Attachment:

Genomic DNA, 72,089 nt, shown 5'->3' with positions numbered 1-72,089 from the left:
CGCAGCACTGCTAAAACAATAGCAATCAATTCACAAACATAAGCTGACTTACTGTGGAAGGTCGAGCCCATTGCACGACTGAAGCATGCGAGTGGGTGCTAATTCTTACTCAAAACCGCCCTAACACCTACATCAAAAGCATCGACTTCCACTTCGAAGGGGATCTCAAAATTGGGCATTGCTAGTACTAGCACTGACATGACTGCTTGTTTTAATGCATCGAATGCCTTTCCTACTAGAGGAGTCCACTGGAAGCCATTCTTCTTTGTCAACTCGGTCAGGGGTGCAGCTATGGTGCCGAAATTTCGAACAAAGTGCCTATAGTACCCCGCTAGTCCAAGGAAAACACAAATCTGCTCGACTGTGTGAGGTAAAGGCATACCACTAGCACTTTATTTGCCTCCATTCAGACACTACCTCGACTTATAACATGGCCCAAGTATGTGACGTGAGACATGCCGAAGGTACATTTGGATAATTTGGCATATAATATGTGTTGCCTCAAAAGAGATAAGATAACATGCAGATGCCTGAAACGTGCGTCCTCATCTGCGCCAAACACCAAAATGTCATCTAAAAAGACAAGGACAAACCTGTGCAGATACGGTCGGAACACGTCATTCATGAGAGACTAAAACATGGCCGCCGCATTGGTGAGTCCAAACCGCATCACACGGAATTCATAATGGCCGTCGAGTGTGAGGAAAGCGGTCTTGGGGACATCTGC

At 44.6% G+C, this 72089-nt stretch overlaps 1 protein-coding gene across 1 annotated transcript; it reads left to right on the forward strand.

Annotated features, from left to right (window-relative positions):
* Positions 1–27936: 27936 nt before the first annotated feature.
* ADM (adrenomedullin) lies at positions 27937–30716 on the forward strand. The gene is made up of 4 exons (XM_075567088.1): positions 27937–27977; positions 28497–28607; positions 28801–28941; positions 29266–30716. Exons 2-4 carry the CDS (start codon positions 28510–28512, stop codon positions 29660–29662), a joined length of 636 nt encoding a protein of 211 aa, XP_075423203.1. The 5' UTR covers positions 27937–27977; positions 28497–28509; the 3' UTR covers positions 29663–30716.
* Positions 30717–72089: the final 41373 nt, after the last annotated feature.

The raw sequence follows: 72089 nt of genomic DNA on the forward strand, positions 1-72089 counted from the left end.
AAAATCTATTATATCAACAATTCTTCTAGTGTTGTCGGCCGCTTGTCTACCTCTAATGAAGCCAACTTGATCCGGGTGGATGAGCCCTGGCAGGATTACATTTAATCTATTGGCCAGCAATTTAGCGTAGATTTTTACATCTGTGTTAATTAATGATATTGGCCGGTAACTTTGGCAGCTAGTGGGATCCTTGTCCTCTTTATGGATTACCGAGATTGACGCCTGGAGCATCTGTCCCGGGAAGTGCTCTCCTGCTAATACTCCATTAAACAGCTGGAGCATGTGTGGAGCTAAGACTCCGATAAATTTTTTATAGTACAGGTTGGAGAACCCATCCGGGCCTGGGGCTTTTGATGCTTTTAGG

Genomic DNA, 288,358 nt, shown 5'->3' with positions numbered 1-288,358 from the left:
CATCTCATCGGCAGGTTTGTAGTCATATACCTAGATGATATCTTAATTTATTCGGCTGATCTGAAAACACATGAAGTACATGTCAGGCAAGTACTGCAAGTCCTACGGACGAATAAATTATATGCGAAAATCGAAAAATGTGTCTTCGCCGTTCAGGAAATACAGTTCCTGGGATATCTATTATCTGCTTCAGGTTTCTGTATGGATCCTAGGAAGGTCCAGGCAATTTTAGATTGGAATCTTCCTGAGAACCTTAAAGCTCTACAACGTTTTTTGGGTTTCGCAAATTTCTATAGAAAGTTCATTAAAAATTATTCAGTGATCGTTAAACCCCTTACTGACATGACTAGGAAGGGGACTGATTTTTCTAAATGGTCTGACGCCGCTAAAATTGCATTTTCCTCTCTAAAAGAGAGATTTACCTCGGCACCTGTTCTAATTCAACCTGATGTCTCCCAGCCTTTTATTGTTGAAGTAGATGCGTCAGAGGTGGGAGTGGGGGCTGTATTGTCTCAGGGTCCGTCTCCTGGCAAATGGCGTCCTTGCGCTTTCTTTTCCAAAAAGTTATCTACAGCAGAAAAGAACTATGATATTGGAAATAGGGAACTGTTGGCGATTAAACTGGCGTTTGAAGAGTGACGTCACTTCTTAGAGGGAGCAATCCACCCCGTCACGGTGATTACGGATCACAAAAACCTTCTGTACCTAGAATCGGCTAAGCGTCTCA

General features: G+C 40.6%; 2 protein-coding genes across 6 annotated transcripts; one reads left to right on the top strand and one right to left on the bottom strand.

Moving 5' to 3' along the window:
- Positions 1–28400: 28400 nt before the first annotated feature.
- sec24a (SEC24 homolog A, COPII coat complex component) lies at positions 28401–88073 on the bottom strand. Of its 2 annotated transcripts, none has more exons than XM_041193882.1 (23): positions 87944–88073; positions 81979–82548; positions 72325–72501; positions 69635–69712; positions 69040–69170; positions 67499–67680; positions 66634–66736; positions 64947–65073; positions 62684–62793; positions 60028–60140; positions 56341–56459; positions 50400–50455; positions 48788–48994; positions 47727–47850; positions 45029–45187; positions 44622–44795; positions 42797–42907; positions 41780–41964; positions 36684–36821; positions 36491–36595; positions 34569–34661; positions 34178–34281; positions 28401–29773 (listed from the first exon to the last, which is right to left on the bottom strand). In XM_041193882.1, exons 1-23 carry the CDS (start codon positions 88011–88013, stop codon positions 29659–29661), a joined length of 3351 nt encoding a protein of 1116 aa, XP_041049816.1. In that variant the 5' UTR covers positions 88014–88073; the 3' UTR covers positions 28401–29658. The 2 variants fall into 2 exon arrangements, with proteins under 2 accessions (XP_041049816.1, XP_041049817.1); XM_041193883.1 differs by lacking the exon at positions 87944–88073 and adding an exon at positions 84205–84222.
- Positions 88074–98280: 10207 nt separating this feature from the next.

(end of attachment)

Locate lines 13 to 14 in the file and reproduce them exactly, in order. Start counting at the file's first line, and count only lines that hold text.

Moving 5' to 3' along the window:
- Positions 1–28400: 28400 nt before the first annotated feature.